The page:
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ARS Home » Plains Area » Grand Forks, North Dakota » Grand Forks Human Nutrition Research Center » Dietary Prevention of Obesity-related Disease Research » Research » Publications at this Location » Publication #390141

Research Project: Modification of Diurnal Patterns to Promote Health in Models for Human Metabolic Dysfunction

Location: Dietary Prevention of Obesity-related Disease Research

Title: Metabolomes of Lewis lung carcinoma metastases and normal lung tissue from mice fed different diets

item Yan, Lin
item SUNDARAM, SNEHA - Covance Laboratories
item RUST, BRET - Washington State University
item Picklo, Matthew
item Bukowski, Michael

Submitted to: Journal of Nutritional Biochemistry
Publication Type: Peer Reviewed Journal
Publication Acceptance Date: 4/17/2022
Publication Date: 6/14/2022
Citation: Yan, L., Sundaram, S., Rust, B., Picklo, M.J., Bukowski, M.R. 2022. Metabolomes of Lewis lung carcinoma metastases and normal lung tissue from mice fed different diets. Journal of Nutritional Biochemistry. 107. Article 109051.

Interpretive Summary: Cancer growth is an aggressive process that demands excessive amounts of nutrients and energy to support its rapid growth. Lung cancer is the leading cancer for both men and women in the U.S. Like most cancers, the development and growth of lung cancer can be affected by dietary factors. For example, obesity induced by high dietary fat intake, increases the risk of lung cancer. To understand the metabolism of lung cancer, we compared metabolic profiles between lung cancer from cancer-bearing mice and the healthy lung tissue from non-cancer-bearing mice fed a low-fat control diet or an obesogenic, high-fat diet. The metabolic profile of lung cancer differed from that of the healthy lung tissue. This is mainly reflected in alterations in protein and sugar metabolism. Furthermore, the high-fat diet induced elevation of lipids (for example, cholesterol) in the healthy lung tissue but not in lung cancer. This suggests an accelerated utilization or metabolism of lipids by the cancer cells, which may be responsible, at least partly, for the aggressiveness of lung cancer. Findings from this study can be useful in designing targeted studies for prevention and treatment of lung cancer.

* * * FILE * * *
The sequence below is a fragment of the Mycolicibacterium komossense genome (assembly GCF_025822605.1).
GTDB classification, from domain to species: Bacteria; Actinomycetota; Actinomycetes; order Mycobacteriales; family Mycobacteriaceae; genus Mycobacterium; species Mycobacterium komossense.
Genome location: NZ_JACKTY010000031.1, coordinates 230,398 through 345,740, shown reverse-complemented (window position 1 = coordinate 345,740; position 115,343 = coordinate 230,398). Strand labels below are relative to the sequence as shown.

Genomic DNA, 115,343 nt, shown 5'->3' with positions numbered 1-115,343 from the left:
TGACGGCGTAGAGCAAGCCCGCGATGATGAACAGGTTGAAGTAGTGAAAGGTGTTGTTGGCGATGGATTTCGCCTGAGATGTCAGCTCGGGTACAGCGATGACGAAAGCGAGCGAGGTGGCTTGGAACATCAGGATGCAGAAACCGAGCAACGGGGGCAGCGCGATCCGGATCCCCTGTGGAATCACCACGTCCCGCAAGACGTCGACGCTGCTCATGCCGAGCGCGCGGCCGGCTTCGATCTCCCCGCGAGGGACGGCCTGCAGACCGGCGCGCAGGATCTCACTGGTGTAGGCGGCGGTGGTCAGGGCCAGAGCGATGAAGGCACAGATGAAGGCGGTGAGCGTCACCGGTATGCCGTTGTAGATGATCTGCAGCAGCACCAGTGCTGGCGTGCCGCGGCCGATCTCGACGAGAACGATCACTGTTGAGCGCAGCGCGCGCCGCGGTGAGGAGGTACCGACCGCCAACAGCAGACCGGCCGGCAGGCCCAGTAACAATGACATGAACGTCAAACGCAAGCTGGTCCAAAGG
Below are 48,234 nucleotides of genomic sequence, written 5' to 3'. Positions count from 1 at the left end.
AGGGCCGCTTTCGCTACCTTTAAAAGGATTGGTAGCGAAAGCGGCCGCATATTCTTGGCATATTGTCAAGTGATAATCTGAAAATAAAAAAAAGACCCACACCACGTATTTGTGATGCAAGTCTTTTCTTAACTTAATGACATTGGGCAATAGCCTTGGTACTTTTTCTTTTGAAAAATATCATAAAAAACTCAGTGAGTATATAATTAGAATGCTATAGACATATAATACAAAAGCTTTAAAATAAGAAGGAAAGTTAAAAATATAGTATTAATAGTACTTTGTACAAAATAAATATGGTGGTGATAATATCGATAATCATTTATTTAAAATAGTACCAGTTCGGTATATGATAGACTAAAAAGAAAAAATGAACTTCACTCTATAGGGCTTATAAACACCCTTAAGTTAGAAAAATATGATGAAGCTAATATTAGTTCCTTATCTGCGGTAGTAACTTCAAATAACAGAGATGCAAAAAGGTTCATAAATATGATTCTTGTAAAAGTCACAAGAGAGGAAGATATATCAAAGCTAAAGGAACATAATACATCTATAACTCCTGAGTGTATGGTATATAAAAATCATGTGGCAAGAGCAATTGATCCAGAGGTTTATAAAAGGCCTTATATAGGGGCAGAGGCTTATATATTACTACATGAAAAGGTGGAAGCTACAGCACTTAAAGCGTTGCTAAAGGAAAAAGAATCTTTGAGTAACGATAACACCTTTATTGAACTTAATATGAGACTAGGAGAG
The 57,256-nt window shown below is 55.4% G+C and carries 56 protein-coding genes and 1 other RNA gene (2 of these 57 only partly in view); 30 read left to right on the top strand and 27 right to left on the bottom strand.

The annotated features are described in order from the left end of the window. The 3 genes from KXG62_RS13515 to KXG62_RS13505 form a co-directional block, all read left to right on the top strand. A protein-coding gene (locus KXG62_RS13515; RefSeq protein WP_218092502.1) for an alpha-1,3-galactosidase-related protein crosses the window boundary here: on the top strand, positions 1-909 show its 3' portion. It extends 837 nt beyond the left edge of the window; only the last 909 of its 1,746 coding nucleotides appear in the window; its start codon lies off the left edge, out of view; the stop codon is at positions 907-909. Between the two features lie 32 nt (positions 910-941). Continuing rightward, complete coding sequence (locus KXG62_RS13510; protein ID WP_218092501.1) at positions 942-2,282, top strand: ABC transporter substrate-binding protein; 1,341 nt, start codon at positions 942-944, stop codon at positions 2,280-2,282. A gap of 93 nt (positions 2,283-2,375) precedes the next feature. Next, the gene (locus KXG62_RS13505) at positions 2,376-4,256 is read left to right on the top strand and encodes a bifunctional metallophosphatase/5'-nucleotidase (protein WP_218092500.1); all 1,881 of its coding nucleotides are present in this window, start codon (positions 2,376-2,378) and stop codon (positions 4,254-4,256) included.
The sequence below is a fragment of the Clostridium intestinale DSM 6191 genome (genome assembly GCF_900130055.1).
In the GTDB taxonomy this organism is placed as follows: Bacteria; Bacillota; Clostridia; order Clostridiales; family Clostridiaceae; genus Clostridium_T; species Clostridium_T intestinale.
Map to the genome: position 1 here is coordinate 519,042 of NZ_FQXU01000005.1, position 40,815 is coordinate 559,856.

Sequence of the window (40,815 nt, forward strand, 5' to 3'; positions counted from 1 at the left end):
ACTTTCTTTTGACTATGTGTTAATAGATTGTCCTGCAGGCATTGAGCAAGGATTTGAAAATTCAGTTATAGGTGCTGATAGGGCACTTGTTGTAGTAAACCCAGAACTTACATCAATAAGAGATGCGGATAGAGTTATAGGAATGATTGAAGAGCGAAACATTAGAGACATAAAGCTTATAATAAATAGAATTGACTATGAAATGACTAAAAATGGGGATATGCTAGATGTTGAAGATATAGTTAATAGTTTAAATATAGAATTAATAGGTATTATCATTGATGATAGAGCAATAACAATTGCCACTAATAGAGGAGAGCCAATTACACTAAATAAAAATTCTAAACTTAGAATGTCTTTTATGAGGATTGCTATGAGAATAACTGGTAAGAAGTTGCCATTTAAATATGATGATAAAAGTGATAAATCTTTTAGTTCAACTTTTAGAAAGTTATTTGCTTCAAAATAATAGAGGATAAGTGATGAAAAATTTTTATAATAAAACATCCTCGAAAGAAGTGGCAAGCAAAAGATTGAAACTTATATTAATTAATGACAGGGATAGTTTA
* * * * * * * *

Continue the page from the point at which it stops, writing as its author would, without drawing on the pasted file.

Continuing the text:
Technical Abstract: Metastasis is the most devastating aspect of cancer. This study tested the hypothesis that the metastatic metabolome differs from that of host organs by using the spontaneous metastasis model of Lewis lung carcinoma (LLC). In a 2x2 design, male C57BL/6 mice with or without a subcutaneous LLC inoculation were fed the AIN93G standard diet or a high-fat diet (HFD) for 12 weeks. At the end of the study, lung metastases from injected mice and the lungs from non-injected mice were harvested for metabolomic analysis. Gas chromatography time-of-flight mass spectrometry (GC-TOF-MS) identified 91 metabolites, 70 of which differed among the four groups. Pathway and network analyses along with discriminant analysis demonstrated that amino acid and carbohydrate metabolism were altered the most in LLC metastases compared to the lungs. A 60% decrease in glutamine and a 25-fold elevation in sorbitol were observed in metastases. Cholesterol and its metabolite dihydrocholesterol were 50% lower in metastases than in the lungs. The HFD elevated arachidonic acid and its precursor linoleic acid in the lungs of non-LLC-bearing mice, reflecting the dietary fatty acid composition of the HFD. This elevation did not occur in metastases from HFD-fed LLC-bearing mice, suggesting alterations in lipid metabolism during LLC metastatic progression. Differences in the metabolomes between LLC pulmonary metastases and the normal healthy lungs can be useful in designing targeted studies for prevention and treatment of metastasis using this spontaneous metastasis model.